A review of our November talk - by Anna Alexander

On 20th November, the Gateacre Society was pleased to welcome back Beryl Plent. This time we heard about the people who lived in some of the big houses in and around Acrefield Road; and what a celebrated group they were.

Henry Tate lived in 'Highfield'. Born in Chorley in 1819, he started a career as a grocer in Liverpool, eventually owning six shops. Approaching 40 he moved into the sugar business. With two sons as partners, he built Love Lane refinery, which opened in 1872. A Unitarian, he attended Gateacre Chapel and donated the Good Samaritan window to the chapel. Beryl showed us a photograph of the illuminated scroll which marked his inauguration as a Freeman of the City of Liverpool. Henry went on to build a sugar refinery in London and used his great wealth to build the National Gallery of British Art, 'The Tate'. A true philanthropist, he gave away much of his wealth. Bequests to Manchester College at Oxford University were to encourage the teaching of Unitarianism. Retired at 77, he died age 80 in 1899. Sir Henry Tate had moved to London in the 1880s but his son, William Henry, lived at Highfield until the 1920s, then the house became the Liverpool Babies Hospital.

'Aymestrey Court' was the home of Colonel H.J. Robinson who married Tate's daughter Agnes. He commanded the 6th Lancashire regiment and died in 1906. Subsequently the house was a special school, then the Redbourne Hotel. It is now a private house once again. Henry H. Bardswell, president of the Liverpool Cotton Exchange and well-known cricketer, lived at 1 Woolton Mount. His daughter married a member of the Walker family. We viewed a photograph of Sir Andrew Barclay Walker, in mayoral robes for he was twice Mayor of Liverpool. Moving to Gateacre in the 1860s he rebuilt 'Gateacre Grange', Rose Brow, in 1867-69. The Walker Art Gallery, his gift to the city, opened in 1877. Sir Andrew, head of the well-known brewing firm, died in 1893 and is buried at Childwall church. His son William Hall Walker kept polo ponies at Gateacre Grange and a stud farm in Ireland. In 1896, age 39, he married Sophie Sheridan, a descendant of the poet. To celebrate the marriage 2,500 guests were invited to Gateacre Grange, many being brewery employees.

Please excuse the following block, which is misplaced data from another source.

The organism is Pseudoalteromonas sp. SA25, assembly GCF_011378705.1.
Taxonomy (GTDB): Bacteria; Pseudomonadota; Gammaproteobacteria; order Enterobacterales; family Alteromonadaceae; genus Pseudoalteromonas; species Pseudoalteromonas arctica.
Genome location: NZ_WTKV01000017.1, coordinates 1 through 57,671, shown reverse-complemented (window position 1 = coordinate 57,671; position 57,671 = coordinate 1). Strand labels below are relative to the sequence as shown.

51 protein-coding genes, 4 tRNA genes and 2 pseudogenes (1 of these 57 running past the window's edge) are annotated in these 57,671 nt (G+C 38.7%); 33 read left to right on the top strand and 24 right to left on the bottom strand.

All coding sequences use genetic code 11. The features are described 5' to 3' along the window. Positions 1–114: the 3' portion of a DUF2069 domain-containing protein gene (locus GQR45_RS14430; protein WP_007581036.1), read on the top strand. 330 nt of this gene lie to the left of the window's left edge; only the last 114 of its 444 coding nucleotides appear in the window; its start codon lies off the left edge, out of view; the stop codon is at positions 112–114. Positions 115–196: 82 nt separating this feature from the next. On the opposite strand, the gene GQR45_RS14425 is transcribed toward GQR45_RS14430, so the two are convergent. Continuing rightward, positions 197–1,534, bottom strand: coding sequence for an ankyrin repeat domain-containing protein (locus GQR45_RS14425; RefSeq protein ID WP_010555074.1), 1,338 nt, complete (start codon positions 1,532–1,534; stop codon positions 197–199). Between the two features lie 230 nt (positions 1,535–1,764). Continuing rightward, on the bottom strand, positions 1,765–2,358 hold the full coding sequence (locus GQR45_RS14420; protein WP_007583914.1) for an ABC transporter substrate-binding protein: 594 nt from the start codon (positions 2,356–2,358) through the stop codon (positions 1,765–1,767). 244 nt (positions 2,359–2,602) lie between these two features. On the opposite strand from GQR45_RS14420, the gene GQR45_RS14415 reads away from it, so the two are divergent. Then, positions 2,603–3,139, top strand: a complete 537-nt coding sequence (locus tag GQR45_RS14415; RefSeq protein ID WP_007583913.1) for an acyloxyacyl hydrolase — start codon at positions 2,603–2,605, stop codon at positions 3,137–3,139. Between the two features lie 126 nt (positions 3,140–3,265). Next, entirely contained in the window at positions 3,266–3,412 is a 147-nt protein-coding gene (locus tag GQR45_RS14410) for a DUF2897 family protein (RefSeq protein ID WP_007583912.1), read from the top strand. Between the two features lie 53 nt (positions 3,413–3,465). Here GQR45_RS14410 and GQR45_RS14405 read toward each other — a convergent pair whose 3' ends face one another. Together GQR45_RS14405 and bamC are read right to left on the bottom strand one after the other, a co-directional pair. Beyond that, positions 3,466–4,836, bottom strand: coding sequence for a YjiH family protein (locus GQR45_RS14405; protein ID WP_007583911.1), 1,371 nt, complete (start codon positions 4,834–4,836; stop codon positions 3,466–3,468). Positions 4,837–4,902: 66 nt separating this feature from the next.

'The Priory' on Woolton Hill Road was the residence of Sir Arthur Bower Forwood, merchant, shipowner, magistrate, Lord Mayor of Liverpool in 1877, MP for Ormskirk, and a secretary to the Admiralty - the only one to have ever lived outside London. A monument to him can be seen in St John's Gardens. Later, living at The Priory, was cotton broker Mr Paul E.J. Hemelryk consul to Japan in Liverpool who spoke five languages.

Thomas Rodick built No.4 Gateacre Brow (originally 'Kendal Cottage') in the early 1800s. A Unitarian, born in Kendal, he also had an estate in Arnside. His youngest daughter, Janet Preston Rodick, inherited all his property. She moved to the Nook and then to London on her marriage. The Thornely family moved into the house, renaming it 'Browside'. James Thornely was a solicitor as well as law clerk to the Little Woolton Local Board. He married Laura Roscoe, granddaughter of the famous William Roscoe. They moved up the hill to 'Baycliff', later the home of iron merchant George Rathbone, which now, as the residence of Liverpool's Anglican bishops, is known as 'Bishops Lodge'.

Thanks to Beryl for another fascinating talk.

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